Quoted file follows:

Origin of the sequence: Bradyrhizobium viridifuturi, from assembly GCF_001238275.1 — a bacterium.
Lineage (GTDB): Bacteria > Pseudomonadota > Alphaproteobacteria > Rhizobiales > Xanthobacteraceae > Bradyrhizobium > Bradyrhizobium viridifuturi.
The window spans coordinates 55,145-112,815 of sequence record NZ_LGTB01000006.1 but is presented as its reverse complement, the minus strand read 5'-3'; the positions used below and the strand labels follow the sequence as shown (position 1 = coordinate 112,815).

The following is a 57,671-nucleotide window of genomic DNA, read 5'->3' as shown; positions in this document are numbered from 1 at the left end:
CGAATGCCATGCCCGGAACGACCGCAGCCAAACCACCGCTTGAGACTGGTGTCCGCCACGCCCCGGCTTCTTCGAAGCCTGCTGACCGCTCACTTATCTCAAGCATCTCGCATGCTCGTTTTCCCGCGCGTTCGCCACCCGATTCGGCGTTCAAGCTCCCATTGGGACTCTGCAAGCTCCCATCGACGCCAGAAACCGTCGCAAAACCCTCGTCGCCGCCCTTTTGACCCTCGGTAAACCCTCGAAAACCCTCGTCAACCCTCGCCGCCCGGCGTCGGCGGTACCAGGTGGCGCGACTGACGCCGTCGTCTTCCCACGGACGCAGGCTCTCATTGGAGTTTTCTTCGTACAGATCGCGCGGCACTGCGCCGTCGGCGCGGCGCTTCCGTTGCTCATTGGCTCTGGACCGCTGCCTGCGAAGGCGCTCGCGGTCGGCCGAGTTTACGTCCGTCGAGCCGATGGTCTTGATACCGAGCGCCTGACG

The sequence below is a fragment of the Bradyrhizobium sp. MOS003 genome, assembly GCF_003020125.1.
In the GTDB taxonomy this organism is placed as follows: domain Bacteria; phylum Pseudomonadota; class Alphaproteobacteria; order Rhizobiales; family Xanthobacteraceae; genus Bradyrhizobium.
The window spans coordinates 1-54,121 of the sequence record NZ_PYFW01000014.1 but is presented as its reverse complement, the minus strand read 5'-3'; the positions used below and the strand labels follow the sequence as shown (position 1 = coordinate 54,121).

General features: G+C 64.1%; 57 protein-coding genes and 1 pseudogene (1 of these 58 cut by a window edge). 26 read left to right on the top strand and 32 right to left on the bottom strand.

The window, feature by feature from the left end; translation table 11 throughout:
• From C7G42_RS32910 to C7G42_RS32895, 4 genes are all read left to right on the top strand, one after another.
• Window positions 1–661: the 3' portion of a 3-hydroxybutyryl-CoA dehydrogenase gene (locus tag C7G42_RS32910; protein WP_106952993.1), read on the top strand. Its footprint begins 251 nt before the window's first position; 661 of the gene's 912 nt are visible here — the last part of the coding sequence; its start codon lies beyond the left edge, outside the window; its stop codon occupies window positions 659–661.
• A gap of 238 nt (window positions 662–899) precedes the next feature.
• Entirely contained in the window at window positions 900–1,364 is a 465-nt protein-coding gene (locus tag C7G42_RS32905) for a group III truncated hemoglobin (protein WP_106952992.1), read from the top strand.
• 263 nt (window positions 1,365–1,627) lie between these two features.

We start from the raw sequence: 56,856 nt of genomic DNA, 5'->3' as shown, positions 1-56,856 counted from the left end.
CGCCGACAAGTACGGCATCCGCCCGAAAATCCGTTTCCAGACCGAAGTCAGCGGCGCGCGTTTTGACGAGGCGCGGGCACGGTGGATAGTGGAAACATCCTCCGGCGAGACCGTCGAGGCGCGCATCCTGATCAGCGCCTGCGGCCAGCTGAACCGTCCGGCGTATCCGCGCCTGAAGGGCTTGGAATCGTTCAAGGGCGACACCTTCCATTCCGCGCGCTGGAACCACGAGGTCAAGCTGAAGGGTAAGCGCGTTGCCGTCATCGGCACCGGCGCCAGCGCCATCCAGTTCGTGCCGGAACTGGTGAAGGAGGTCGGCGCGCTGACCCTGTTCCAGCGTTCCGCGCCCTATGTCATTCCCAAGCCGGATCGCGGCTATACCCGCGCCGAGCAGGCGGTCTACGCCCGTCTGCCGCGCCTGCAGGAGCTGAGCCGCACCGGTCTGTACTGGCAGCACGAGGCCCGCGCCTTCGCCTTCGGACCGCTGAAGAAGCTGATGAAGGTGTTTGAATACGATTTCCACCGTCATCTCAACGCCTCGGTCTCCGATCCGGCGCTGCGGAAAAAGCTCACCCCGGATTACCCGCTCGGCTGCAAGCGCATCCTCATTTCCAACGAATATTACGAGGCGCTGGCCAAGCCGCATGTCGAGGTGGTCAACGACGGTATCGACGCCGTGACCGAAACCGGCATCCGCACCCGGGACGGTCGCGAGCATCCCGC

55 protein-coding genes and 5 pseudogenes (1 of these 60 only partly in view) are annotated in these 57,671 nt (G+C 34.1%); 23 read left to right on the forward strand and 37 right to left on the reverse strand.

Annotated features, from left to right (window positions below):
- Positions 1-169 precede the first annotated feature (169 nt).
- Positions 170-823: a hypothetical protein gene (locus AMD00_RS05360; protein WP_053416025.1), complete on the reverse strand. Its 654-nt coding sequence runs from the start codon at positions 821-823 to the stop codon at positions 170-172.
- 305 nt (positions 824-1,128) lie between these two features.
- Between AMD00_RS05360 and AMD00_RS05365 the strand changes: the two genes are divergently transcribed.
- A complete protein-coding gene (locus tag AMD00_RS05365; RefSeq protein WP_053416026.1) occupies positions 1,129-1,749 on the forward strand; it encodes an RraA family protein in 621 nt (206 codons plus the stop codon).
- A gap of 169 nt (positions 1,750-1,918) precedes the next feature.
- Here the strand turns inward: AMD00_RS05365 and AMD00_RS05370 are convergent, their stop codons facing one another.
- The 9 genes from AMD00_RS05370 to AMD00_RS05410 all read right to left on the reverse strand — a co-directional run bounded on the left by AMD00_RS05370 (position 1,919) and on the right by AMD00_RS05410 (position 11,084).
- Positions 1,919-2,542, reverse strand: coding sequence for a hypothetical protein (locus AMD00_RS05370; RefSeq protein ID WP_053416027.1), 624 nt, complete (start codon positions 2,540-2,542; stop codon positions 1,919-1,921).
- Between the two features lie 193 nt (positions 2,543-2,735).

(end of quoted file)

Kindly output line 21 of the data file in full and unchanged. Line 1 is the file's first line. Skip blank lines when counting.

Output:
- Positions 170-823: a hypothetical protein gene (locus AMD00_RS05360; protein WP_053416025.1), complete on the reverse strand. Its 654-nt coding sequence runs from the start codon at positions 821-823 to the stop codon at positions 170-172.